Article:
ANN BAILEY: Paper-shredding dog mangles cherished family recipe

In this day of identify theft, paper shredders, once reserved for business use, have become more popular in the private sector. My family is among those who own a shredder. However, ours does not require electricity and not only shreds private do...

Ann Bailey
Ann Bailey

In this day of identify theft, paper shredders, once reserved for business use, have become more popular in the private sector.

My family is among those who own a shredder. However, ours does not require electricity and not only shreds private documents, but also cardboard, photos, drawings and anything else she can get her teeth on.

This four-legged shredder, my daughter's dog, Rosebud, is the ideal canine in my many ways. She is sweet, gentle and loving with humans and a rough and tough wrestling companion for our yellow lab, Maggie.

However, Rosebud, like the rest of us, is not perfect and shredding paper is one of her transgressions. Knowing that she has a penchant for paper, we try not to leave anything in her reach. Occasionally, though, someone forgets and a magazine or newspaper that was forgotten on the kitchen counter in the morning has become scattered piles of tiny bits of mushy newsprint by afternoon. Rosebud also is adept at ripping pictures that Ellen has drawn off of the refrigerator. She accomplishes this feat by standing on her hind legs and stretching her neck so she can reach the artwork held in place by refrigerator magnets.

While having newspapers, magazines and drawings torn to pieces is annoying and requires some major sweeping to dispose of them, I don't get too upset because they aren't irreplaceable. Ellen is a prolific artist, churning out dozens of drawings and other creations monthly. Meanwhile, most of the magazine and newspaper articles are online, so if I really need to read them, I can find them.


Recipe for disaster

However, I admit I was more dismayed by Rosebud's latest shredding adventure. I came home the other day to find that the latest casualty of Rosebud's teeth was part of a box of recipes. She somehow opened the recipe box, pulled out a mouthful of recipes and chewed them up. While a few of them remained intact enough to decipher and record on another card, some of them were destroyed.

Among them was my grandma, Anna's, scalloped corn recipe. At first, I wasn't too concerned because I thought I could find it on the Internet. But after checking several recipes, I couldn't find one with the same ingredients. My next step was to ask my sister, Bonnie, if I had given her a copy of the recipe. After going through her recipes collection, Bonnie told me she didn't have one for our grandma's scalloped corn.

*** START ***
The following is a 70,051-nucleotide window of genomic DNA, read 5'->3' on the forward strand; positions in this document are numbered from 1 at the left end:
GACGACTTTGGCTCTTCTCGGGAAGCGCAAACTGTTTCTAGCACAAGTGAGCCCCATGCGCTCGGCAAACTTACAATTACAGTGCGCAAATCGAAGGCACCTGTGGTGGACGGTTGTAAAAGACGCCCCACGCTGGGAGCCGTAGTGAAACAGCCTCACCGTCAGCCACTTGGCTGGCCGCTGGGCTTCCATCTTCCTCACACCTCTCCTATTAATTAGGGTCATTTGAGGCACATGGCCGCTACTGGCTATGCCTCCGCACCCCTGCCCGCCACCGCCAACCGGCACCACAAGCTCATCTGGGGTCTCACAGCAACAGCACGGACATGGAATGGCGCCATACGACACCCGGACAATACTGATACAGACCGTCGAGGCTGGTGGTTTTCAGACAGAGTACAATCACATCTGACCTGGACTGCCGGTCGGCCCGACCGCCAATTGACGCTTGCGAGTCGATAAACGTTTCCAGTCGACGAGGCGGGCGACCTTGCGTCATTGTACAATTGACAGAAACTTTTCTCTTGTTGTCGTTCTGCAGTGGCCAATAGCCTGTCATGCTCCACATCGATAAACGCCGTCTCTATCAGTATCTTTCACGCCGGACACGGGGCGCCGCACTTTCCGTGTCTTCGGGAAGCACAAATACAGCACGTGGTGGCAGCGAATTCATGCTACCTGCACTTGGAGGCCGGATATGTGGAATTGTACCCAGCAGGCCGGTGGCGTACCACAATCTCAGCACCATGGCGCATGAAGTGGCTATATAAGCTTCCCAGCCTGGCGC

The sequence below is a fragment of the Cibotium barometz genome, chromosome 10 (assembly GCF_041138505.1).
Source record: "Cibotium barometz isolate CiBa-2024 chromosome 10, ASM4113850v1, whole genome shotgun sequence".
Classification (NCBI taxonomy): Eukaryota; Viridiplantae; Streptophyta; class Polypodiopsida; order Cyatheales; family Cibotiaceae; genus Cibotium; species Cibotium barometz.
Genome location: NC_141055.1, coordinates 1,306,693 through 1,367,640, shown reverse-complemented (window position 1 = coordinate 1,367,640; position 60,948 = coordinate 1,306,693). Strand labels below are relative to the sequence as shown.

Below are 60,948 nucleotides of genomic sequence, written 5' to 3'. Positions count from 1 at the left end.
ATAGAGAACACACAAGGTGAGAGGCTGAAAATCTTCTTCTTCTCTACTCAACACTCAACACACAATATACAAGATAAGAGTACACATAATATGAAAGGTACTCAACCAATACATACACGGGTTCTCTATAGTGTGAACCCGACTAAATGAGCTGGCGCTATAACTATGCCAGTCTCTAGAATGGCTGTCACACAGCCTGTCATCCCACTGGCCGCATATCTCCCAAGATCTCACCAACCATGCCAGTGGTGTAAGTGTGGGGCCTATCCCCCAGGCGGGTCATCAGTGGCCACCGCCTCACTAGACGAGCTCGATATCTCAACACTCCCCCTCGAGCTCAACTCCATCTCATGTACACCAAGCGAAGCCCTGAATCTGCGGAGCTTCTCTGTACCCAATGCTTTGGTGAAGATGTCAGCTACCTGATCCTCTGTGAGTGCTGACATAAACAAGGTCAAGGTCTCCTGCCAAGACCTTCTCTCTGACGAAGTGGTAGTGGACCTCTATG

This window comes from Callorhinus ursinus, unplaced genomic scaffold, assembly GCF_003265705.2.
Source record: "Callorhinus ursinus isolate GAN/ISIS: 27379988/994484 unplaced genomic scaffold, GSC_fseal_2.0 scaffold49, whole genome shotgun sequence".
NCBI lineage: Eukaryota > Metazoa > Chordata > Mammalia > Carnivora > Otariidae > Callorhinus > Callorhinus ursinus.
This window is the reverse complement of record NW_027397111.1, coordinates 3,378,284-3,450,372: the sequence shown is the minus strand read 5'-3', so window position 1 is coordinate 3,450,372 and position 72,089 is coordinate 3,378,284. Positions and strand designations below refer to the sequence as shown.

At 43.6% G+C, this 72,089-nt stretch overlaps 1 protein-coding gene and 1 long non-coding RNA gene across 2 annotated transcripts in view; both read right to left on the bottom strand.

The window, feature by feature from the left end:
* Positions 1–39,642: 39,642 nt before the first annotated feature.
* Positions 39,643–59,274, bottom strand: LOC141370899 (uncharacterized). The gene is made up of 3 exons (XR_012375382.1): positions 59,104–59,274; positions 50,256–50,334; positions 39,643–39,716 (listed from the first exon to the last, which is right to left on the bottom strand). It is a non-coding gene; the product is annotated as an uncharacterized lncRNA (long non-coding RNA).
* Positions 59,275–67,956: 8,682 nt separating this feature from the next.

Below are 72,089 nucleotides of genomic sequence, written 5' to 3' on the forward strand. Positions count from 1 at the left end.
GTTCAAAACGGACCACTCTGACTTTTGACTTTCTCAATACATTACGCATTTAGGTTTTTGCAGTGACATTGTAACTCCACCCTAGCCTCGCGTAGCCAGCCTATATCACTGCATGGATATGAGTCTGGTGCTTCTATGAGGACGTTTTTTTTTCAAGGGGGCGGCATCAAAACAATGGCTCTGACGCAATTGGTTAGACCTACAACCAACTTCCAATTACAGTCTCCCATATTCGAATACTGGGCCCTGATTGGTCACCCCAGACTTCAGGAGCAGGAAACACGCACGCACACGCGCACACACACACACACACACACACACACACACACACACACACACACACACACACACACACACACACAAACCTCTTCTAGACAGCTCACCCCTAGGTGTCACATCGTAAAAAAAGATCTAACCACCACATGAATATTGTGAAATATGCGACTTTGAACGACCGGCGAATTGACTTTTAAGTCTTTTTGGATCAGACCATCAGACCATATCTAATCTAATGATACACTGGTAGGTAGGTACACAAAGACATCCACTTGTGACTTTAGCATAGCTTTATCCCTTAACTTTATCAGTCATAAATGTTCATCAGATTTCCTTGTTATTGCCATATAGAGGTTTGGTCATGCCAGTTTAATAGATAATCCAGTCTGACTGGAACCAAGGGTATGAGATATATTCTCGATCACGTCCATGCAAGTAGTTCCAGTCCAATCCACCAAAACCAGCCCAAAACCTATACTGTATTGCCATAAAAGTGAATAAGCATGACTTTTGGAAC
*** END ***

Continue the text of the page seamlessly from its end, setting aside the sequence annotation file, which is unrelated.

My last hope was to go through my mom, Marcia's, recipes and see if I could find it. I found two recipe boxes and a handwritten book of recipes in her farm kitchen and figured there was a good chance I'd find the recipe for scalloped corn among them.

I was wrong. Not a scalloped corn recipe to be found. However, there were dozens of other recipes my mom had made over the years and each one brought back memories of meals I had shared with my family when I was growing up on the farm. Some of the recipes were for things that I had forgotten about and now will make again.

The recipes that I had searched through the first time were just a drop in the bucket, so I made another trip to my mom's kitchen and this time unloaded the contents of two kitchen drawers stuffed with recipes into a box. On Christmas morning, I sat down with a cup of coffee and started going through the heaping pile of recipes, some in my mom's handwriting, others she had cut out of magazines and newspapers and several more given to her by friends and family members.

Striking gold

I knew that the only way to find my grandma's recipe was to go through each recipe one-by-one. This search, like the first one, yielded recipes for dishes that my mom had made our family over the years. I also found many recipes for desserts, salads and entrées my mom had never made. Like me, my mom enjoyed collecting recipes and entertained thoughts of someday trying them out, but never did.


When I had gotten about a third of the way through the box, I found my grandma's scalloped corn recipe written on the page of a notebook. I felt like I had won the lottery.

In an effort to make sure that I never again lost the recipe to Rosebud's teeth or anything else, I made a copy of it, placed the original in one of my mom's cookbooks and made another copy to give to my sister. I carefully put the copy that I had made in my recipe box, which has been relocated to the ledge of the stove, out of Rosebud's reach.

I made the scalloped corn to bring to Christmas dinner and it was, as always, a hit. That made me doubly glad that I had persevered until I found my grandma's recipe. Not only can it not be substituted for sentimental reasons, but it really does yield the best scalloped corn I've ever tasted. Now, thanks to Rosebud, I have a "remember when" story to tell when I bring it to family gatherings.

I can't say that excuses Rosebud from chewing up the recipes, but the tale I have to tell, combined with the trip down memory lane that going through my mom's recipes provided for me, does make her paper chewing offenses a little easier to swallow.

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